An example of this comedic approach is when Baker sat on the back of a truck belted into a seat for Pull Yourselves Together (2000), a performance on the roads where she would shout this phrase at passersby; alongside others such as “get a grip” or “cheer up darling.” The performance was part of Mental Health Action Week and expressed the inadequacy of these expressions. It was not with bitterness that she delivered these phrases but with ‘irreverence’ (Baker Redeeming np). Her charismatic embodiment of the average British woman and non-threatening presentation allows her to make these provocative points. These expressions do not help sufferers. By placing them in this simple performance context she addresses the ridiculous nature of stigma: in her joyful declamations with an undertone depicting that it really is not as simple as that. It is this disarming nature of her expression which allows for contemplation (Dolan np) – progression towards understanding and destigmatising mental illness.

In Drawing on a Mother’s Experience Baker tells the story of her experience of motherhood. As she narrates her experiences she provides visual representation of the story by creating a “drawing” on a white sheet. She uses food materials such as eggs, treacle and Guinness. Each narrative point is represented by adding a material into the, eventually gruesome, mixture on the sheet. Baker depicts a typically British mother – slightly shambolic in her presentation as she runs about the stage making a mess and then apologetically clearing up after herself (Heddon 144). To get her story and message across Baker performs a version of herself (Freeman 88) which may ease the difficulty of truthful revelations.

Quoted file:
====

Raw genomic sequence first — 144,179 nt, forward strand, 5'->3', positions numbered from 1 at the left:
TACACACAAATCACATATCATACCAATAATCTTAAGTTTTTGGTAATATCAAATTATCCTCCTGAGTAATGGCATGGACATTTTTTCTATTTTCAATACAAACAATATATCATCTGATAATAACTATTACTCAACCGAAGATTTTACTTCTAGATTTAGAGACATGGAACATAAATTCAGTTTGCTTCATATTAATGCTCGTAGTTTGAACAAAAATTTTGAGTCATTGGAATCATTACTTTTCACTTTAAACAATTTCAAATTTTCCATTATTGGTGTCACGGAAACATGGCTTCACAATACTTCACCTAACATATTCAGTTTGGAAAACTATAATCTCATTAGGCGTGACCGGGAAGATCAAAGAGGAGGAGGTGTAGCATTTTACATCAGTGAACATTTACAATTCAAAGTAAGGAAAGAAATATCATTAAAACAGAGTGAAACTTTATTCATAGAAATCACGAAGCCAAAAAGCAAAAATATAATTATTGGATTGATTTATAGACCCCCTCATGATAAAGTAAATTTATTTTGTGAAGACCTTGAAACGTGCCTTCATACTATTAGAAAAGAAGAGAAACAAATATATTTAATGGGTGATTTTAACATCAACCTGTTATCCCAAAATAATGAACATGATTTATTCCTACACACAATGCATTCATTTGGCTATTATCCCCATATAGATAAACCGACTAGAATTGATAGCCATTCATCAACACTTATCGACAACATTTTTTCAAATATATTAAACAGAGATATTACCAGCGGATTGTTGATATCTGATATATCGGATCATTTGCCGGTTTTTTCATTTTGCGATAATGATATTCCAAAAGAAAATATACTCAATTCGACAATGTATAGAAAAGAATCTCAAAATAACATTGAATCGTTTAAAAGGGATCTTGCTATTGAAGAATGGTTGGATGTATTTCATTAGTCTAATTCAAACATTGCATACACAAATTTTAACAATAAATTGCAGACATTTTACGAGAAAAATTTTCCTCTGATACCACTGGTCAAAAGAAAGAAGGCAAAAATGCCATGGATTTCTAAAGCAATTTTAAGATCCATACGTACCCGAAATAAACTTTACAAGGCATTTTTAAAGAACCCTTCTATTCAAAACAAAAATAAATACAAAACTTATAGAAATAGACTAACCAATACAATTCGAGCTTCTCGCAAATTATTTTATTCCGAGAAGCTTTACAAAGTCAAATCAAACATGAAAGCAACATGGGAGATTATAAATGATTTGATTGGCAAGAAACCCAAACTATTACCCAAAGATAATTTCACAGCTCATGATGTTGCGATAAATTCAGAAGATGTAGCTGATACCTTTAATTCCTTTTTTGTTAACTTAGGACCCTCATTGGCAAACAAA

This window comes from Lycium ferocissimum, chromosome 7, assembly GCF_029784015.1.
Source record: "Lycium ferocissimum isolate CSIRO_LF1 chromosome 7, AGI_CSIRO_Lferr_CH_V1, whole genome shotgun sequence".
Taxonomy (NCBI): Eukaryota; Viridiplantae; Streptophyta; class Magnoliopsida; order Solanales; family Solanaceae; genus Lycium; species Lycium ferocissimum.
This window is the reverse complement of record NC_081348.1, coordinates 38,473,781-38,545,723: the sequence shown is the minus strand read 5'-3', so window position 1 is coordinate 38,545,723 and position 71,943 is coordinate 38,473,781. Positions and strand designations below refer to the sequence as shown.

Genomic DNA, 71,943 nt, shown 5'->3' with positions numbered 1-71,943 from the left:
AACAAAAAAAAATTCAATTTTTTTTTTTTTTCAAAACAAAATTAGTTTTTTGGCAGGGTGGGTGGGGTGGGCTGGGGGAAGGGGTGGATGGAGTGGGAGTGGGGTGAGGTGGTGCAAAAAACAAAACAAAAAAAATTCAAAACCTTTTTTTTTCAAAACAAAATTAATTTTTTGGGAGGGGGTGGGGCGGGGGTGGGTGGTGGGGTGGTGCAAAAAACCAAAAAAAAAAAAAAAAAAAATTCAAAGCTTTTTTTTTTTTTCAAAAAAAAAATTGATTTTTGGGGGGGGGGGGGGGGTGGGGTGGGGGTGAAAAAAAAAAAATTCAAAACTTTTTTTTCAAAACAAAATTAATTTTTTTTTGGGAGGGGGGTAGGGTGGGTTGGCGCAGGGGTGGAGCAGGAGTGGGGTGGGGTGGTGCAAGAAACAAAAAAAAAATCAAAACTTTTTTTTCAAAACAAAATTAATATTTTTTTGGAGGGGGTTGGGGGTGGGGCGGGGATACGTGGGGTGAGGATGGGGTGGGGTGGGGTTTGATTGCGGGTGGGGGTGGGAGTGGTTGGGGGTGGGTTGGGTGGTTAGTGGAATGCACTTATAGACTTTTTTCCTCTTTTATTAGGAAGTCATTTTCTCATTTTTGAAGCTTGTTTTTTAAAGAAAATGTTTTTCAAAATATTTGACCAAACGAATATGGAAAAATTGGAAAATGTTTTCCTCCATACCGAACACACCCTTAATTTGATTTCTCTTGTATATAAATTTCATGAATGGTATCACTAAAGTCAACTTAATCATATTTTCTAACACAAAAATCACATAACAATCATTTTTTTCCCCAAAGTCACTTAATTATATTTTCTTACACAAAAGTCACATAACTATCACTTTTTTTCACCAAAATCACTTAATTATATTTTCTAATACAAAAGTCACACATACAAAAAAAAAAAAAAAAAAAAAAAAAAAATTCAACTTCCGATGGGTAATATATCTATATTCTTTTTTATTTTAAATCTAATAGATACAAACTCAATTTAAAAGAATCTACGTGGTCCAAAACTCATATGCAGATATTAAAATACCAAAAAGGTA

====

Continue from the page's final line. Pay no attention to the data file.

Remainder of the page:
The moment in Drawing where Baker reveals the beginning of her mental illness maps the distance between the persona she presents and the truth she is revealing:

‘I spent a great deal of time in hospital. (Baker lays down in the “drawing”. The audience groans then laughs.) Oh it’s lovely. It’s really cool actually! (Both Baker and audience laugh) And, uh, (sighs), it was, well what was so (runs hands through her hair) terrible was that – I couldn’t get better.’

Baker keeps the audience laughing with her asides. She tries to skirt around the difficult verbal material by focusing on the texture of the physical material of the drawing. Thus far she has narrated the usual difficulties of motherhood but here she enters darker territory. Where Baker had previously appeared eccentric and shambolic, trying to remember what material is added next or to clear up, here the hesitation is out of fear. This matriarch suddenly appears vulnerable in her awkward stumbling towards the end of the sentence. The laughter dies down to a silence where the audience realise this isn’t funny anymore – Baker was seriously ill.

Drawing does not have a sombre tone. It depicts the experiences of motherhood with its ups and downs. Baker allows her quirky and amusing behaviours to coexist alongside this darker narrative which she allows us glimpses of. Through doing so Baker conveys how mental illness is just that – an illness and not a personality in itself.

Ron Athey